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Zxian

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Everything posted by Zxian

  1. Your boot.ini file seems normal to me (correct me if I'm wrong here). As for StyleXP, I would also recommend dumping it and either going with a hacked UXtheme.dll file or with WindowBlinds. I personally use WindowBlinds since there are some other nice features to the program other than just skinning. Have a look at the section under "Windows Desktop Screenshots" to see some of the work that can be done with WB. Lastly, never go to ThemeXP again. They used to be a good site for finding visual styles, but then they started bundling their skins/wallpapers/everything with adware and crap to pay for the site. WindowBlinds has many free, and spyware free, skins available. Hope this helps.
  2. Good ol, Vancouver, Canada. Home to the 2010 Winter Olympics... and the best ski resorts in the world! Whistler/Blackcomb, Big White, Sun Peaks, Silver Star... *drools* My Head Cyber X60's are sitting in my closet... itching to get onto the snow... only one more week until Whistler opens!!!
  3. The problem with this view on things is that with certain AV programs, they do check redundant things... are you ever going to find a virus in a 40 meg wav file? Also... you hard drive can scan at over 150 MB/s... it just can't read/write at 150 MB/s. To give you an example, when I analyze my HD with PerfectDisk 7.0, it takes about 10 secs to analyze a drive with 8GB on it... that's 800MB/s. Also... VB doesn't use an already made virus to do their testing... they create a completely new one. This basically tests the heuristics of the AV program, which is why you see many lower end programs fail. Well... I guess that we could throw this ball back and forth 20 times more... I use NOD32 because I like it, and everything that I've come up against it's caught. B) If others find that Kaspersky works better, then great, keep using it. Whatever works... that's my motto... I know some of my classmates have written 2000 word essays in Wordpad...
  4. Ok... honestly... I think that EVERYONE needs to take a Valium here... this post is so incredibly hot, I burn my fingers whenever I hover over the link... @Red house When you say stuff like this, it makes you no better than Saraband. Maxthon is not crap, and it does provide a lot more functionality than IE (anything does really) without leaving the familiar setting of IE entirely. @Saraband You've got to STOP doing this! Think of the next time that you might run into something quirky with Windows, and you need some help... with all this flaming that you've been doing and calling people "ignorant, bigoted, unthinking moron(s)", no one is going to help you in the future. IMO, for power users (like there are many of here) Firefox is a good browser because you can customize it and tweak it to exactly your liking. However, for someone who has just become more comfortable with using the internet at all, I believe that Maxthon provides much more than IE, without switching completely. To give another example, it's like for those of us who used WinME (from another post here)... for power users who couldn't stand the WinME interface and problems(and who want a much better OS in general) they could go and get a Mac. For those people who wanted to stick with what they partially knew, they moved on to XP. To try to end this (extremely) heated debate... Firefox has many good features. I supports many plugins that you or I can write ourselves and is very good when it comes to blocking spyware. It comes with a built in download manager and offers tabbed browsing. I will say it, it is a good browser (just not my personal favorite). Maxthon is also a good browser with many features for itself. Many of these features come preinstalled and therefore don't require the need to find any extra plugins to work. As for blocking spyware, simply disable the automatic download of ActiveX (which is used more than people realize) and Java Applets, and you'll be good to go. Maxthon also provides tabbed browsing, and supports the use of a third party download manager. It is also a good browser. Mods, please close this thread.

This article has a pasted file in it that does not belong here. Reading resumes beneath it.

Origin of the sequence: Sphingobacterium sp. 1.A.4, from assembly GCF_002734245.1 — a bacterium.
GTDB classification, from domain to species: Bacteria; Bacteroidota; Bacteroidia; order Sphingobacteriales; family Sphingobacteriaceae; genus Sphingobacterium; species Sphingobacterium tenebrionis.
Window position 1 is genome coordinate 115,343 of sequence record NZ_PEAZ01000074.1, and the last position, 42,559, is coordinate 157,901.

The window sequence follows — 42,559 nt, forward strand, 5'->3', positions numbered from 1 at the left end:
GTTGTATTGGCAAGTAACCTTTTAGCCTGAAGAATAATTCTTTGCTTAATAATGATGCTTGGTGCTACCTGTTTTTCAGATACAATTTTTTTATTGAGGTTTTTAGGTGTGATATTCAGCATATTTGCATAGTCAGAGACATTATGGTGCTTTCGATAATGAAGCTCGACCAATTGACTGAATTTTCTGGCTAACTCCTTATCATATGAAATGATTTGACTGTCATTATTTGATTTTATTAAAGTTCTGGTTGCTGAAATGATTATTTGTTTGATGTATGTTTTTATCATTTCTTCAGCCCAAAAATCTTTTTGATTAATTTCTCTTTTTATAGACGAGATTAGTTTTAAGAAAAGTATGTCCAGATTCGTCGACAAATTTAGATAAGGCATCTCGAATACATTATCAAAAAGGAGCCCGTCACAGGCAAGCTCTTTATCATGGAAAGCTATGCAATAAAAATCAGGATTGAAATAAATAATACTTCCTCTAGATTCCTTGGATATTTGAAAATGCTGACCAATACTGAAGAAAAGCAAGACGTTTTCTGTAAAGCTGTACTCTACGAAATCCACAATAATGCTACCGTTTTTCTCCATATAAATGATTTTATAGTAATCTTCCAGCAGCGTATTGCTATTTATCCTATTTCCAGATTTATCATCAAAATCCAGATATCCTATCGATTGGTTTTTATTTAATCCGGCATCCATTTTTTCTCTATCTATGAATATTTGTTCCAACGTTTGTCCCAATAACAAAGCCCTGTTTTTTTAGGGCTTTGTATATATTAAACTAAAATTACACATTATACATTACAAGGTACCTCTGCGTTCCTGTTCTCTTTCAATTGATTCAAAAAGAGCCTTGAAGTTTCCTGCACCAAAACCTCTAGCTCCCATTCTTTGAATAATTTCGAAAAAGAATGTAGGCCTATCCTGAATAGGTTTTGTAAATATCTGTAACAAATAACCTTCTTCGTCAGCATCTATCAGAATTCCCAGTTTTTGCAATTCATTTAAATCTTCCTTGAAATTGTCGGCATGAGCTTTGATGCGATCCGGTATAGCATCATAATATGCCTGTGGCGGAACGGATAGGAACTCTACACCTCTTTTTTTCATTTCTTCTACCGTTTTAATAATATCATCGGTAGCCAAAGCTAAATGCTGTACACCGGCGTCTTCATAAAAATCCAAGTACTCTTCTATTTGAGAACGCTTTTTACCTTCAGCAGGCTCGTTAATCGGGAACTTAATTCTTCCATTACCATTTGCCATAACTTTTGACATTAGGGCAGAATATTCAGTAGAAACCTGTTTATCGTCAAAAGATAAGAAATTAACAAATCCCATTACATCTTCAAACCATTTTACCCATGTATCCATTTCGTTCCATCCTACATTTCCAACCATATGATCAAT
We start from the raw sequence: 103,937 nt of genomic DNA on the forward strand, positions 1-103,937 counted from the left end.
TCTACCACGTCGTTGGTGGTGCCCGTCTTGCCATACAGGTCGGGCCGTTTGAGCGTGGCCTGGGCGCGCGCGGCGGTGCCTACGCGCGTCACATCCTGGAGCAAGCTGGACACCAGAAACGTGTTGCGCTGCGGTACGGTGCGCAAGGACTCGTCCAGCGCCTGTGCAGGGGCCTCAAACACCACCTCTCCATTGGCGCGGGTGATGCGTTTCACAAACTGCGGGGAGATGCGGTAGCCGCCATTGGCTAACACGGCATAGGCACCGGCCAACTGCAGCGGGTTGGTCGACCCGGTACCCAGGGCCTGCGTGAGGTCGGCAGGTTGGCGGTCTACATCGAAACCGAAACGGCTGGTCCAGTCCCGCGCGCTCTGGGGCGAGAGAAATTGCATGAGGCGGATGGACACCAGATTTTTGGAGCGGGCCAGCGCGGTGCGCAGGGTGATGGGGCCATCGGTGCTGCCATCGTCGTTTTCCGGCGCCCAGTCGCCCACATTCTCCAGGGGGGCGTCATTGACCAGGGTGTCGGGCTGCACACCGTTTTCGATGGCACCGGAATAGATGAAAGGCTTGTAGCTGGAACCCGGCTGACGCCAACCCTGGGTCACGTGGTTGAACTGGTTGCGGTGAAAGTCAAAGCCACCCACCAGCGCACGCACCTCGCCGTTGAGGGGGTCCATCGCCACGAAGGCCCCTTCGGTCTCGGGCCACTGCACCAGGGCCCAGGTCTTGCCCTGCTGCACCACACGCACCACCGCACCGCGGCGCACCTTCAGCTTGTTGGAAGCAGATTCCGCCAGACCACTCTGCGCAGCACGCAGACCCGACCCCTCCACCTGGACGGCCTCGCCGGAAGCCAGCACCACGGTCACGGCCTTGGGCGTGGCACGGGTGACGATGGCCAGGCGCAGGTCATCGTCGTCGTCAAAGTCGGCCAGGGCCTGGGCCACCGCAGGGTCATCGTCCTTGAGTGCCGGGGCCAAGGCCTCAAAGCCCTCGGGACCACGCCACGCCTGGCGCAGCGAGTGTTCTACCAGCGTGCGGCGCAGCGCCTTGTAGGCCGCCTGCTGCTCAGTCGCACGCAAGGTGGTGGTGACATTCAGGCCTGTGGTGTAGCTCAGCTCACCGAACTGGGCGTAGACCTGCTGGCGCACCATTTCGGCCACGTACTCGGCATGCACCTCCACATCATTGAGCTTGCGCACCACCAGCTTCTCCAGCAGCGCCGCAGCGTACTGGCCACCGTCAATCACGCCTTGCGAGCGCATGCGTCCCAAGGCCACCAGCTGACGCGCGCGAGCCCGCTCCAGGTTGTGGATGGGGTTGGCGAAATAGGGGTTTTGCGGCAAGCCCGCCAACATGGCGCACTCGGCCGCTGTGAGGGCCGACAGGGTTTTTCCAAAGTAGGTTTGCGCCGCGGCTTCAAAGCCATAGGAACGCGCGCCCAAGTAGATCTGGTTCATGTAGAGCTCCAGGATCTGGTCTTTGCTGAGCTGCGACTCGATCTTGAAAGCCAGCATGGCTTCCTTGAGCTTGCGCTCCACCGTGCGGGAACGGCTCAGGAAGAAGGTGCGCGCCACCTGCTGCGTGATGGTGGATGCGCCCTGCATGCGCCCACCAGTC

5. Have a look here... Virus Bulletin - Eset NOD32 With a standing like that (and having never failed an "in-the-wild" test. It's got the best track record at the VB site, and probably uses the least resources out there of any AV program. When my friend doubted me on NOD32's abilities, I told him to send me every single file that he had ever found that was infected with a virus (we found about 200 various "cracks" from Kazaa) that related to about 30-35 different viruses (or variants). We put these "cracks" on a CD and put the CD into our computers. NOD32 picked up the files the moment that Windows detected there was a CD and quarantined the files on the spot. BitDefender, on the other hand, needed to have the files copied (or at least tried to copy) onto his hard drive before it would pick them up. P.S. What were the viruses found on this system? Was it running the latest version of NOD32? V2.12? Was the computer online when you uninstalled NOD32 and put Kaspersky on? It only takes a split second for your computer to become infected, and it could have been the time while you didn't have kaspersky on your system. (I've had that happen once, and never again... always unplug from now on) P.P.S @Schadenfroh There is no way on this green earth that BitDefender only uses 3.06 MB of RAM while running... I've tried it out, and the numbers are well above 20.